By Rick Sallinger

DENVER (CBS4) – A former Swedish Medical Center surgical technician on Tuesday pleaded guilty to federal charges that he stole the powerful painkiller fentanyl from operating rooms.

Thousands of former patients have undergone testing to determine if they contracted a disease related to Rocky Allen’s actions. So far the state says no one has, but CBS4 Investigator Rick Sallinger found some are skeptical.

Rocky Allen (credit: CBS)

Rocky Allen (credit: CBS)

It is not pleasant to reveal, but Scott Patzer of Denver has hepatitis C. He has undergone several surgeries at Swedish Medical Center. He and thousands of others received a notice of a drug diversion with the possibility of transmission of a disease. The warning was linked to Allen, who has since been fired.

“You’ve got Rocky Allen, who is a known drug addict who has been stealing patients’ fentanyl and been replacing them with other patients’ used or contaminated syringes,” said Hollynd Hoskins, Patzer’s attorney.

CBS4's Rick Sallinger interviews Scott Patzer (credit: CBS)

CBS4’s Rick Sallinger interviews Scott Patzer (credit: CBS)

Patzer underwent tests which reported that he was positive for hepatitis C. Allen, it turns out, carried the HIV virus, but not hepatitis B or C.

“He was determined to be HIV positive. You have hepatitis C. Isn’t that a leap of faith?” Sallinger asked.

“I suppose that’s a leap of faith,” Patzer replied.

But he pointed out that at other hospitals where Allen worked he was found to have replaced stolen fentanyl with needles previously used by patients.

“It’s very clear to me that Rocky Allen was taking narcotics meant for patients in the OR, switching them with used syringes that were contaminated by other patients,” said Hoskins.

Rocky Allen (credit: CBS)

Rocky Allen (credit: CBS)

But the state health department investigation produced no evidence of disease transmission either from Allen to patients or from patient-to-patient as Patzer fears. The head of state health Dr. Larry Wolk says the proof isn’t there.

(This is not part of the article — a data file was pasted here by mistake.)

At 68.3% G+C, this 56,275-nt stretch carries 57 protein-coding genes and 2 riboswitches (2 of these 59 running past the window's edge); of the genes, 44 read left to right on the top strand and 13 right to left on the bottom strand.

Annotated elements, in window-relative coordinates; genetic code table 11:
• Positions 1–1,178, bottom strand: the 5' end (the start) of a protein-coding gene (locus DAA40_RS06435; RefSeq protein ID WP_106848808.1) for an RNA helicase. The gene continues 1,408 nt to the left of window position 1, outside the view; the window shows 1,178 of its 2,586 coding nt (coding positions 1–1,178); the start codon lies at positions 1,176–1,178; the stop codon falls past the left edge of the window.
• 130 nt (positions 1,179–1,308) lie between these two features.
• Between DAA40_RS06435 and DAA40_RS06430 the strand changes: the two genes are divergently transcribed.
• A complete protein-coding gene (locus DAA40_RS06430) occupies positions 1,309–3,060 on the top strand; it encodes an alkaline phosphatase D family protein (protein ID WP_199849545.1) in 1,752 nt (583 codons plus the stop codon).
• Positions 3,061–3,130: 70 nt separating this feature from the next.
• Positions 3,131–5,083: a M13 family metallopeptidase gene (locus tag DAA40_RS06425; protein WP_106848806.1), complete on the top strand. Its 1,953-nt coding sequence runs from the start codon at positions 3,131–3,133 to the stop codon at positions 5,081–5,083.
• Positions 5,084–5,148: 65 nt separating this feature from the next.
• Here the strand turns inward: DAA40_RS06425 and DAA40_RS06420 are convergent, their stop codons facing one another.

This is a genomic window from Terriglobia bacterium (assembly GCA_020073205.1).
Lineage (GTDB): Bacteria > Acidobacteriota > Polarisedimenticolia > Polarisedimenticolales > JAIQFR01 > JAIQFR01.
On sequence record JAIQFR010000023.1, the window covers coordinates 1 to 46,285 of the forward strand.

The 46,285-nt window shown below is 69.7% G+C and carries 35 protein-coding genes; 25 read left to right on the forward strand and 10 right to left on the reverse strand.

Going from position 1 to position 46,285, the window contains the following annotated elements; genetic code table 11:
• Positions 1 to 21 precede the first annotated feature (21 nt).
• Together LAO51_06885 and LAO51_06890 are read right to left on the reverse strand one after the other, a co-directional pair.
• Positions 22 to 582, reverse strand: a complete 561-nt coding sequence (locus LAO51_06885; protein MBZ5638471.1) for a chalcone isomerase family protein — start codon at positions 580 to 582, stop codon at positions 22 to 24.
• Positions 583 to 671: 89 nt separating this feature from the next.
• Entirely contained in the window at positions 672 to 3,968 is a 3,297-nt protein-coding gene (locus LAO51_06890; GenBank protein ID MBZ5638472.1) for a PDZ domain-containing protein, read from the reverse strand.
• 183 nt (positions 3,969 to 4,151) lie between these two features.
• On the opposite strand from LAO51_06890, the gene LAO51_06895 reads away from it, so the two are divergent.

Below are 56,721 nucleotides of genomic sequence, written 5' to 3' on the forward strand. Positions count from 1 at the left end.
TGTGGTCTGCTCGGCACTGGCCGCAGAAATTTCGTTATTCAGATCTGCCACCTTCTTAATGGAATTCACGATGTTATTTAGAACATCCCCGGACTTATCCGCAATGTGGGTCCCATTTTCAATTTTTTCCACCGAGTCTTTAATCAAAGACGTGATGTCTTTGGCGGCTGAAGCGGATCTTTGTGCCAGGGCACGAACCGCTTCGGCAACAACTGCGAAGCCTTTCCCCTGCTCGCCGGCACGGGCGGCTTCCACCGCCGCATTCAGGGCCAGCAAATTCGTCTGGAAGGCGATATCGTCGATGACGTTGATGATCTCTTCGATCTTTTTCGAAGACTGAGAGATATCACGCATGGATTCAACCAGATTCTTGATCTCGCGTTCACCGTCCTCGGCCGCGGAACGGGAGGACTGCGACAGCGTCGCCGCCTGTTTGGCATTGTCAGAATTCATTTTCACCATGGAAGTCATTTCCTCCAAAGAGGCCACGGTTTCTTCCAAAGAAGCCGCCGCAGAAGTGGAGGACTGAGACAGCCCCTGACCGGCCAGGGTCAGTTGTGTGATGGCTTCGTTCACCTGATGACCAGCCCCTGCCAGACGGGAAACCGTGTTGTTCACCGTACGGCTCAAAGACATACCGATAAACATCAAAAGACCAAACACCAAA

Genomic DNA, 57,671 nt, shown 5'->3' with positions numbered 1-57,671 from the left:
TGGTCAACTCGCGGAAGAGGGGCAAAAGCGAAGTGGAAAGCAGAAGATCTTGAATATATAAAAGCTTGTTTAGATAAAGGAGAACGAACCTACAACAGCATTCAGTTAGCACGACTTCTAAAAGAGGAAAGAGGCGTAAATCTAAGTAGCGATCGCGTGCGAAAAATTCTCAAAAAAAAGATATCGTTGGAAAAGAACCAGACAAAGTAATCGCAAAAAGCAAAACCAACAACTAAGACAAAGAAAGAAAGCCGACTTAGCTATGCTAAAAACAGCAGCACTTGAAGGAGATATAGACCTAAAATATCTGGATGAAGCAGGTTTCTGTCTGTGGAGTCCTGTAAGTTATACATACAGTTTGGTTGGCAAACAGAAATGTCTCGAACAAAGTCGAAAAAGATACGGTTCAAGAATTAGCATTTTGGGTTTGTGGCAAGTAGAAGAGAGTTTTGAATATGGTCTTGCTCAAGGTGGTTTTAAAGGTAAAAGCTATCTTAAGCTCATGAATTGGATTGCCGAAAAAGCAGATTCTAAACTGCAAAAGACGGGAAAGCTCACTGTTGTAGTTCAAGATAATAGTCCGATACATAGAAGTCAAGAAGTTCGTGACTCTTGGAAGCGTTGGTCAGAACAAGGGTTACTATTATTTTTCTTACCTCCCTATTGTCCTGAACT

“Based on our investigation we didn’t find any evidence that even that could have occurred,” Wolk said.

But attorneys for patients CBS4 spoke with point to state inspection reports of Swedish just after Allen’s firing. Inadequate record keeping for drugs was found, including fentanyl was cited.

“Any report that concludes that Rocky Allen’s actions at Swedish Medical Center did not infect patients at Swedish is inadequate, unreliable and ridiculous,” Hoskins said.

Scott Patzer's attorney Hollynd Hoskins (credit: CBS)

Scott Patzer’s attorney Hollynd Hoskins (credit: CBS)

Swedish points out the problems cited by the state were found corrected two months later with no deficiencies.

Patzer says he was given blood tests before every surgery and blames his disease on Allen. The blood tests did not test for hepatitis C, however.

RELATED STORIES: Rocky Allen Story Archive

Where Allen obtained syringes and needles to replace the ones he stole is not clear. In the past Allen would take unused fentanyl from syringes discarded in what’s called a “sharps” container. Swedish Medical Center issued a statement saying, “Both the investigation conducted by CDPHE (state health) as well as our internal investigation of the incident indicated sharps disposal was compliant, and that all locked containers provided appropriate security.”

But Patzer is convinced, one way or another, his hepatitis C came as a result of Allen’s actions.

“There’s no other way I could have possibly gotten this,” he said.

CBS4's Rick Sallinger with Scott Patzer's attorney Hollynd Hoskins (credit: CBS)

CBS4’s Rick Sallinger with Scott Patzer’s attorney Hollynd Hoskins (credit: CBS)

Patzer has not yet filed a lawsuit.

Swedish also issued another statement saying, “The Colorado Department of Public Health and Environment has determined that as to those patients who chose to be tested there’s no evidence of transmission of any infection as a result of the criminal actions of Rocky Allen. This conclusion by CDPHE also included that there is no evidence that patient to patient transmission could have occurred. We encourage every patient who learned about having hepatitis through this testing to follow up with his or her doctor about treatment options.”

(credit: CBS)

(credit: CBS)

In response to the number of incomplete or no testing of nearly 1,000 people, Swedish said, “We have made multiple attempts to reach every patient. Our efforts have met and even exceeded expectations from regulatory agencies. Our actions have been out of an abundance of caution for our public and we do hope everyone will get tested.”

A spokesperson for the hospital said many who were tested did not complete them. The actual number of those not tested at all is probably around 500.

CBS4’s Rick Sallinger is a Peabody award winning reporter who has been with the station more than two decades doing hard news and investigative reporting. Follow him on Twitter @ricksallinger.


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